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See detailUsing XCO2 retrievals fo rassessing the long-term consistency of NDACC/FTIR data sets
Barthlott; Schneider, M; Hase, F et al

in Atmospheric Measurement Techniques. Papers in Open Discussion (2014), 7

Within the NDACC (Network for the Detection of Atmospheric Composition Change), more than 20 FTIR (Fourier–Transform InfraRed) spectrometers, spread worldwide, provide long-term data records of many ... [more ▼]

Within the NDACC (Network for the Detection of Atmospheric Composition Change), more than 20 FTIR (Fourier–Transform InfraRed) spectrometers, spread worldwide, provide long-term data records of many atmospheric trace gases. We present a method that uses measured and modelled XCO2 for assessing the consistency of these data records. Our NDACC XCO2 retrieval setup is kept simple so that it can easily be adopted for any NDACC/FTIR-like measurement made since the late 1950s. By a comparison to coincident TCCON (Total Carbon Column Observing Network) measurements, we empirically demonstrate the useful quality of this NDACC XCO2 product (empirically obtained scatter between TCCON and NDACC is about 4‰ for daily mean as well as monthly mean comparisons and the bias is 25 ‰). As XCO2 model we developed and used a simple regression model fitted to CarbonTracker results and the Mauna Loa CO2 in-situ records. A comparison to TCCON data suggests an uncertainty of the model for monthly mean data of below 3 ‰. We apply the method to the NDACC/FTIR spectra that are used within the project MUSICA (MUlti-platform remote Sensing of Isotopologues for investigating the Cycle of Atmospheric water) and demonstrate that there is a good consistency for these globally representative set of spectra measured since 1996: the scatter between the modelled and measured XCO2 on a yearly time scale is only 3 ‰. [less ▲]

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See detailTrends of ozone total columns and vertical distribution from FTIR observations at 8 NDACC stations around the globe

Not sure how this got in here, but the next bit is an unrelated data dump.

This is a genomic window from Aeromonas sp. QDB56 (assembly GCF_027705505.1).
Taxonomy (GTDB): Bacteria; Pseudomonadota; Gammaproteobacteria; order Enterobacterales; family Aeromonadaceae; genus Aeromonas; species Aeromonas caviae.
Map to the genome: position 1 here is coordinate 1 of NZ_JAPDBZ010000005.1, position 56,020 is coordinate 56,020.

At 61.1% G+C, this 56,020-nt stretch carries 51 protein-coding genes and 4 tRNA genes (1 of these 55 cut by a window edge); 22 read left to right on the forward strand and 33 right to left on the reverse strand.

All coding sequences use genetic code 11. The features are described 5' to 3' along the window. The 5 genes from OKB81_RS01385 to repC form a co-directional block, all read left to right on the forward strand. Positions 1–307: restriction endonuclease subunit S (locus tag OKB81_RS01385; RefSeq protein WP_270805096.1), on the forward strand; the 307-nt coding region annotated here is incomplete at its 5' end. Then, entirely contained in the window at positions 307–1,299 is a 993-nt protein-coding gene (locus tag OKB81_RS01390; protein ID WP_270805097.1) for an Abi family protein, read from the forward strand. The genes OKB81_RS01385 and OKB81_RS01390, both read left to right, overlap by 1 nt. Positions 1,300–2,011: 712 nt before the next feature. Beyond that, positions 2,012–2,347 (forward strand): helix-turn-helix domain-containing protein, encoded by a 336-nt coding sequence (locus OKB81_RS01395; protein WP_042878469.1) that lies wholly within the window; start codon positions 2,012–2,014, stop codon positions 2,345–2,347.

Vigouroux, C; Blumenstock, T; Coffey, M et al

in Atmospheric Chemistry & Physics Discussions (2014), 14

Ground-based Fourier transform infrared (FTIR) measurements of solar absorption spectra can provide ozone total columns with a precision of 2%, but also independent partial column amounts in about four ... [more ▼]

Ground-based Fourier transform infrared (FTIR) measurements of solar absorption spectra can provide ozone total columns with a precision of 2%, but also independent partial column amounts in about four vertical layers, one in the troposphere and three in the stratosphere up to about 45 km, with a precision of 5–6%. We use eight of the Network for the Detection of Atmospheric Compososition Change (NDACC) stations having a long-term time series of FTIR ozone measurements to study the total and vertical ozone trends and variability, namely: Ny-Alesund (79° N), Thule (77° N), Kiruna (68° N), Harestua (60° N), Jungfraujoch (47° N), Izaña (28° N), Wollongong (34° S) and Lauder (45° S). The length of the FTIR time-series varies by station, but is typically from about 1995 to present. We applied to the monthly means of the ozone total and four partial columns a stepwise multiple regression model including the following proxies: solar cycle, Quasi-Biennial Oscillation (QBO), El Niño-Southern Oscillation (ENSO), Arctic and Antarctic Oscillation (AO/AAO), tropopause pressure (TP), equivalent latitude (EL), Eliassen-Palm flux (EPF), and volume of polar stratospheric clouds (VPSC). At the Arctic stations, the trends are found mostly negative in the troposphere and lower stratosphere, very mixed in the middle stratosphere, positive in the upper stratosphere due to a large increase in the 1995–2003 period, and non-significant when considering the total columns. The trends for mid-latitude and subtropical stations are all non-significant, except at Lauder in the troposphere and upper stratosphere, and at Wollongong for the total columns and the lower and middle stratospheric columns; at Jungfraujoch, the upper stratospheric trend is close to significance (+0.9 ± 1.0 % decade−1). Therefore, some signs of the onset of ozone mid-latitude recovery are observed only in the Southern Hemisphere, while a few more years seems to be needed to observe it at the northern mid-latitude station. [less ▲]